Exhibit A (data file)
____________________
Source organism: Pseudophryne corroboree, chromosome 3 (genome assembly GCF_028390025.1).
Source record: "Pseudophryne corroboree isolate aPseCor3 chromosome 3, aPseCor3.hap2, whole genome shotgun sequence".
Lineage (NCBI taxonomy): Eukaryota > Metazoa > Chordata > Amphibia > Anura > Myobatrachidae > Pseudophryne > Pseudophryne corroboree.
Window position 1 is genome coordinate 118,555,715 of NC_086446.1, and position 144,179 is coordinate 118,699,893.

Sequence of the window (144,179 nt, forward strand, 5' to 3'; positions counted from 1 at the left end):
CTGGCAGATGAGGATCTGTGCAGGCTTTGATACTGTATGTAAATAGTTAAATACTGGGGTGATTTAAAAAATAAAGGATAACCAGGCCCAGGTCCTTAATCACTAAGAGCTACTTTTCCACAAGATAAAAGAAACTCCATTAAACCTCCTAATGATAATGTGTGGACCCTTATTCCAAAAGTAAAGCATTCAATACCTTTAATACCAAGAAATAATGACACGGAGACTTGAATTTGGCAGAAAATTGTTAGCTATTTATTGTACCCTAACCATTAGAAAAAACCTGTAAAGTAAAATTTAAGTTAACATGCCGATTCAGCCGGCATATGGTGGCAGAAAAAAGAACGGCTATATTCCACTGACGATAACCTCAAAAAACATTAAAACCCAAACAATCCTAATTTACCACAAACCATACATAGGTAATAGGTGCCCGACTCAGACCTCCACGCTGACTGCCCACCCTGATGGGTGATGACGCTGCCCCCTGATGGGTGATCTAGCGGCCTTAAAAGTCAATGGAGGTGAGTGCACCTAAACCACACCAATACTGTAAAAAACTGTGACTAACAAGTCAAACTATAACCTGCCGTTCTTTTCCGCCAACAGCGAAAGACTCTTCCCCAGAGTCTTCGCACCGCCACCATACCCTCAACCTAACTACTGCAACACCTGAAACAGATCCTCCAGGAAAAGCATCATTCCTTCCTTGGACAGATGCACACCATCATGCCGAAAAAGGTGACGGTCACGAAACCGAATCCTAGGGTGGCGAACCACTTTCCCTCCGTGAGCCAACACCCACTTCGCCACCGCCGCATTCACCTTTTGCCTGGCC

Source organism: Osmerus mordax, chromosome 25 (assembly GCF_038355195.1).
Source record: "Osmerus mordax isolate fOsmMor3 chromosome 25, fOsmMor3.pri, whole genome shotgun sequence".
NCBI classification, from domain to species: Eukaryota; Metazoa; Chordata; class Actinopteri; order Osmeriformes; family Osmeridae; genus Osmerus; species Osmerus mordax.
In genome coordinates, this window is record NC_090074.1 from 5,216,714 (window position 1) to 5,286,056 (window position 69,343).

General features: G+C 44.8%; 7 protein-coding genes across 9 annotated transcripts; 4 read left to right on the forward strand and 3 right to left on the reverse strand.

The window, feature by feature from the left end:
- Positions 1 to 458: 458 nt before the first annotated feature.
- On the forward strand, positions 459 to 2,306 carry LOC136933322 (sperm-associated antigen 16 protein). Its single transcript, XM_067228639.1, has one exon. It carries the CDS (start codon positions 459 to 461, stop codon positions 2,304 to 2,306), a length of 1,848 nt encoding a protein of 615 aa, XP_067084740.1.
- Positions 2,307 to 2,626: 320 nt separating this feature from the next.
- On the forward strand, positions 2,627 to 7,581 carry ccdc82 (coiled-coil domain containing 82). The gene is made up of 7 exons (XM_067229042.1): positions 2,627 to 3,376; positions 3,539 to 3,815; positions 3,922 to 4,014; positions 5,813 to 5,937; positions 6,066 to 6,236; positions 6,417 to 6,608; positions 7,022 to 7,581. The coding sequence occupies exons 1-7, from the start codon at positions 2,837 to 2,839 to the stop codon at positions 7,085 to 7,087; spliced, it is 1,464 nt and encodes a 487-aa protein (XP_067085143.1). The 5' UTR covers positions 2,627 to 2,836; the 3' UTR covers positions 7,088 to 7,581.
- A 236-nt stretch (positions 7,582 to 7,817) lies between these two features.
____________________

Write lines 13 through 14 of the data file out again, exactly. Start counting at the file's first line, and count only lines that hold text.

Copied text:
- Positions 1 to 458: 458 nt before the first annotated feature.
- On the forward strand, positions 459 to 2,306 carry LOC136933322 (sperm-associated antigen 16 protein). Its single transcript, XM_067228639.1, has one exon. It carries the CDS (start codon positions 459 to 461, stop codon positions 2,304 to 2,306), a length of 1,848 nt encoding a protein of 615 aa, XP_067084740.1.